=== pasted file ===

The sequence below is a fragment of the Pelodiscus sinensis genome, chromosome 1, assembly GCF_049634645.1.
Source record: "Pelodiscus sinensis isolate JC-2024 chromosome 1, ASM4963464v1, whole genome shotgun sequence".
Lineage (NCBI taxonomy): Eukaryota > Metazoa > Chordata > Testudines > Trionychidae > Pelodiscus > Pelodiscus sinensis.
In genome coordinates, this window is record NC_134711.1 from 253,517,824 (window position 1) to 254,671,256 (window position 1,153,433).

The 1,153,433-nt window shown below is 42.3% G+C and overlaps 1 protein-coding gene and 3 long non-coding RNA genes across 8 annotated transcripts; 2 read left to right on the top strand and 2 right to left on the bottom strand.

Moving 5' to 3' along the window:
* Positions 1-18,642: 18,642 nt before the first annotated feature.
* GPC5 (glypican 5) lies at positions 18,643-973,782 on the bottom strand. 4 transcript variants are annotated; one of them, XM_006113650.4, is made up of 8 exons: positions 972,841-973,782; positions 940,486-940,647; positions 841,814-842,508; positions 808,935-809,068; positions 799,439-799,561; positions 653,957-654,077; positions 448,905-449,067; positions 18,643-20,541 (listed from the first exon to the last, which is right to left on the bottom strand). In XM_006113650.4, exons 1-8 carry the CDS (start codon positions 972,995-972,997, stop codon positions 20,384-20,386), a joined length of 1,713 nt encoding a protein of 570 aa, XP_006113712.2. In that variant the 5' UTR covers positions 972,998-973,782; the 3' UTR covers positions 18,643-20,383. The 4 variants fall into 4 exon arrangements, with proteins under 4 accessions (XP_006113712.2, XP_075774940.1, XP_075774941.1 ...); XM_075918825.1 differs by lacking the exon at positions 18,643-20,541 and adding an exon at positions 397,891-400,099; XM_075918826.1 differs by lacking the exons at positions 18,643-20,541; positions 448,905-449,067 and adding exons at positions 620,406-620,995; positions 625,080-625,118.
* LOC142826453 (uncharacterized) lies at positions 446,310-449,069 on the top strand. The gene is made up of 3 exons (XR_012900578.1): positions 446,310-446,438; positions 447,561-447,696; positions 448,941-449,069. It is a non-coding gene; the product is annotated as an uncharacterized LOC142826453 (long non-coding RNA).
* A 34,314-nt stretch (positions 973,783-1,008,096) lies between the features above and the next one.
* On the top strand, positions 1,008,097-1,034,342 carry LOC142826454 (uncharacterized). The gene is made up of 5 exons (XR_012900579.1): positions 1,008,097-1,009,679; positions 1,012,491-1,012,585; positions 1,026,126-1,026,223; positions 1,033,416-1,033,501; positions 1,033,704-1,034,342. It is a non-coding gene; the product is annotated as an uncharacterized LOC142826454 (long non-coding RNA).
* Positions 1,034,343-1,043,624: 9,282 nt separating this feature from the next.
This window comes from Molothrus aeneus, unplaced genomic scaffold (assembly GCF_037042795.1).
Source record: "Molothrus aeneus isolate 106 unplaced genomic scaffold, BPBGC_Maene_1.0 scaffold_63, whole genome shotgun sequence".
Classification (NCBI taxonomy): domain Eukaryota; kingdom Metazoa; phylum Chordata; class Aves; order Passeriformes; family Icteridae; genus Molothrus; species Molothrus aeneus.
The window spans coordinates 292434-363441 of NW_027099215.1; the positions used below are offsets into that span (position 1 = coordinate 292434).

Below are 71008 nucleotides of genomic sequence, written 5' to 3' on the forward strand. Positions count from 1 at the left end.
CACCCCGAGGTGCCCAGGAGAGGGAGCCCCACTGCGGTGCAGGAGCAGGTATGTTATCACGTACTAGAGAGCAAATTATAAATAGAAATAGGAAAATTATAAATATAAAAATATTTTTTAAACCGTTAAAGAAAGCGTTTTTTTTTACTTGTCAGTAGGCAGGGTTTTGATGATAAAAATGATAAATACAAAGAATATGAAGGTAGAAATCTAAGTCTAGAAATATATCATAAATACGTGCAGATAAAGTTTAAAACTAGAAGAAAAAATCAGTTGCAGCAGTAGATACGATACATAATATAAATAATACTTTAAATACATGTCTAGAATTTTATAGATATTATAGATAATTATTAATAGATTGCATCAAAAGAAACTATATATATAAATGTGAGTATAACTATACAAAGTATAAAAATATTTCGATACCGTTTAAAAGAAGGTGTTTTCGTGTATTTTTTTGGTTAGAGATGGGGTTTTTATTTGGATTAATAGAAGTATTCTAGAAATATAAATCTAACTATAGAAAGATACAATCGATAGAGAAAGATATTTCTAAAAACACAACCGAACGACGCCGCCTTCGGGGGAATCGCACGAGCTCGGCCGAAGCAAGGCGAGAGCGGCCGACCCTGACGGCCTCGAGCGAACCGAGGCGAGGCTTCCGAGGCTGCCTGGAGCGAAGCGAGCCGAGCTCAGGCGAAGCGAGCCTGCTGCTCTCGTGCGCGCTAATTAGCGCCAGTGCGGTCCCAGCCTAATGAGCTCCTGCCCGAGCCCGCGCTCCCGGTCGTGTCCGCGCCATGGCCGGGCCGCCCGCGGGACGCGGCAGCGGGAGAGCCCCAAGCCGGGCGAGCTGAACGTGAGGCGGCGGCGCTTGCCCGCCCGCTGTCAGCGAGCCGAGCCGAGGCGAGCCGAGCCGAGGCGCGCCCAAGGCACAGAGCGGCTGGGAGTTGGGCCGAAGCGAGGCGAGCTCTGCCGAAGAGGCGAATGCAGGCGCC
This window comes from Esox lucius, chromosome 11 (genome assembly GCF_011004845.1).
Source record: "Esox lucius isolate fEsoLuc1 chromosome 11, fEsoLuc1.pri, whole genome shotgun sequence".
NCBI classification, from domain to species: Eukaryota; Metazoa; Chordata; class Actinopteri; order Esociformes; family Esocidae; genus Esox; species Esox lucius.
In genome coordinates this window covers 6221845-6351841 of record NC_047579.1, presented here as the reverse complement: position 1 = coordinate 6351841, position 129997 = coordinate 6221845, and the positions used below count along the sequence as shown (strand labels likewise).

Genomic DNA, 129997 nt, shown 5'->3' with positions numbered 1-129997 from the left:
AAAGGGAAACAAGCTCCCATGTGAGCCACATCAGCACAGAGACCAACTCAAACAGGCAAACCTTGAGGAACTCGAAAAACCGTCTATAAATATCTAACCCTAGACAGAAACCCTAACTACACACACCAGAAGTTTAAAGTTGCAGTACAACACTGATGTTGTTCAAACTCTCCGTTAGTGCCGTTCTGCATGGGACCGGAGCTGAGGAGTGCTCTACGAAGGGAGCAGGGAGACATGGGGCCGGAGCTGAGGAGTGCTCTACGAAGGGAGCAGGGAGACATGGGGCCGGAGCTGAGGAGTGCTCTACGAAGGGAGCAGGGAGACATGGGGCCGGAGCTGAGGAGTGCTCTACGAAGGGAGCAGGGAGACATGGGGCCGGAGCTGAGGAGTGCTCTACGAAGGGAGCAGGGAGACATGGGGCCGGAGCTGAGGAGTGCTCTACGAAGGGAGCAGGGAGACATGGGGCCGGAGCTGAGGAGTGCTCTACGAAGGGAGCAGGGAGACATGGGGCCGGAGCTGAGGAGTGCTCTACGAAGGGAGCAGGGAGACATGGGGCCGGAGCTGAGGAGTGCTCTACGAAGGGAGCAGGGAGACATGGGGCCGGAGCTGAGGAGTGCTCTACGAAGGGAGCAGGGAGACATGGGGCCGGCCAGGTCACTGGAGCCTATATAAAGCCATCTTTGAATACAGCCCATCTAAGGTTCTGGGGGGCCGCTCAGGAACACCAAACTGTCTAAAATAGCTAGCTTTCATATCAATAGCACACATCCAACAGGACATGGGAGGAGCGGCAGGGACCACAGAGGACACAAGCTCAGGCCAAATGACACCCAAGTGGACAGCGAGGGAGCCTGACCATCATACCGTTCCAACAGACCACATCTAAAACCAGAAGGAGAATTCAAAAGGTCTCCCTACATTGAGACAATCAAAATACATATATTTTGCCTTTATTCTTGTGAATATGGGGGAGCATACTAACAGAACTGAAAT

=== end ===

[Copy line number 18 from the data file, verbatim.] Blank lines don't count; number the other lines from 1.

CACCCCGAGGTGCCCAGGAGAGGGAGCCCCACTGCGGTGCAGGAGCAGGTATGTTATCACGTACTAGAGAGCAAATTATAAATAGAAATAGGAAAATTATAAATATAAAAATATTTTTTAAACCGTTAAAGAAAGCGTTTTTTTTTACTTGTCAGTAGGCAGGGTTTTGATGATAAAAATGATAAATACAAAGAATATGAAGGTAGAAATCTAAGTCTAGAAATATATCATAAATACGTGCAGATAAAGTTTAAAACTAGAAGAAAAAATCAGTTGCAGCAGTAGATACGATACATAATATAAATAATACTTTAAATACATGTCTAGAATTTTATAGATATTATAGATAATTATTAATAGATTGCATCAAAAGAAACTATATATATAAATGTGAGTATAACTATACAAAGTATAAAAATATTTCGATACCGTTTAAAAGAAGGTGTTTTCGTGTATTTTTTTGGTTAGAGATGGGGTTTTTATTTGGATTAATAGAAGTATTCTAGAAATATAAATCTAACTATAGAAAGATACAATCGATAGAGAAAGATATTTCTAAAAACACAACCGAACGACGCCGCCTTCGGGGGAATCGCACGAGCTCGGCCGAAGCAAGGCGAGAGCGGCCGACCCTGACGGCCTCGAGCGAACCGAGGCGAGGCTTCCGAGGCTGCCTGGAGCGAAGCGAGCCGAGCTCAGGCGAAGCGAGCCTGCTGCTCTCGTGCGCGCTAATTAGCGCCAGTGCGGTCCCAGCCTAATGAGCTCCTGCCCGAGCCCGCGCTCCCGGTCGTGTCCGCGCCATGGCCGGGCCGCCCGCGGGACGCGGCAGCGGGAGAGCCCCAAGCCGGGCGAGCTGAACGTGAGGCGGCGGCGCTTGCCCGCCCGCTGTCAGCGAGCCGAGCCGAGGCGAGCCGAGCCGAGGCGCGCCCAAGGCACAGAGCGGCTGGGAGTTGGGCCGAAGCGAGGCGAGCTCTGCCGAAGAGGCGAATGCAGGCGCC